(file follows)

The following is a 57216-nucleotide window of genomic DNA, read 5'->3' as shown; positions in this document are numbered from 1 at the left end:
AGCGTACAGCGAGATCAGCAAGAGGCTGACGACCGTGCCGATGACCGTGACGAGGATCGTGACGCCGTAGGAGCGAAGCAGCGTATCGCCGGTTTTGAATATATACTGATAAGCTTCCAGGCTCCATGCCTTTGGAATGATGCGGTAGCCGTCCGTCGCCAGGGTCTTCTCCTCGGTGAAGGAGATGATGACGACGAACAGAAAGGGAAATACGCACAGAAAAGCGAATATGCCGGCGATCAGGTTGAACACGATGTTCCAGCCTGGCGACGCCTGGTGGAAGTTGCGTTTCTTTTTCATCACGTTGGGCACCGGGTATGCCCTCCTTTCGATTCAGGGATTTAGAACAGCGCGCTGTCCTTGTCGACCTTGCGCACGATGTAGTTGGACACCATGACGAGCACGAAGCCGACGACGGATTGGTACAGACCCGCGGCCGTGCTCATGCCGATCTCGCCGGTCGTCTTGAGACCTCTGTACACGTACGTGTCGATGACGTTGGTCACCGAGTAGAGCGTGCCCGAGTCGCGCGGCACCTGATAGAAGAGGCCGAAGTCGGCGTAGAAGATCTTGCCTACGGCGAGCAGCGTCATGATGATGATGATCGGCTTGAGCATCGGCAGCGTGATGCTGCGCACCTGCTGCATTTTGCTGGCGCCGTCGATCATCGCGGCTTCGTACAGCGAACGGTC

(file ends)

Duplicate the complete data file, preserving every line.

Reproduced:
The following is a 57216-nucleotide window of genomic DNA, read 5'->3' as shown; positions in this document are numbered from 1 at the left end:
AGCGTACAGCGAGATCAGCAAGAGGCTGACGACCGTGCCGATGACCGTGACGAGGATCGTGACGCCGTAGGAGCGAAGCAGCGTATCGCCGGTTTTGAATATATACTGATAAGCTTCCAGGCTCCATGCCTTTGGAATGATGCGGTAGCCGTCCGTCGCCAGGGTCTTCTCCTCGGTGAAGGAGATGATGACGACGAACAGAAAGGGAAATACGCACAGAAAAGCGAATATGCCGGCGATCAGGTTGAACACGATGTTCCAGCCTGGCGACGCCTGGTGGAAGTTGCGTTTCTTTTTCATCACGTTGGGCACCGGGTATGCCCTCCTTTCGATTCAGGGATTTAGAACAGCGCGCTGTCCTTGTCGACCTTGCGCACGATGTAGTTGGACACCATGACGAGCACGAAGCCGACGACGGATTGGTACAGACCCGCGGCCGTGCTCATGCCGATCTCGCCGGTCGTCTTGAGACCTCTGTACACGTACGTGTCGATGACGTTGGTCACCGAGTAGAGCGTGCCCGAGTCGCGCGGCACCTGATAGAAGAGGCCGAAGTCGGCGTAGAAGATCTTGCCTACGGCGAGCAGCGTCATGATGATGATGATCGGCTTGAGCATCGGCAGCGTGATGCTGCGCACCTGCTGCATTTTGCTGGCGCCGTCGATCATCGCGGCTTCGTACAGCGAACGGTC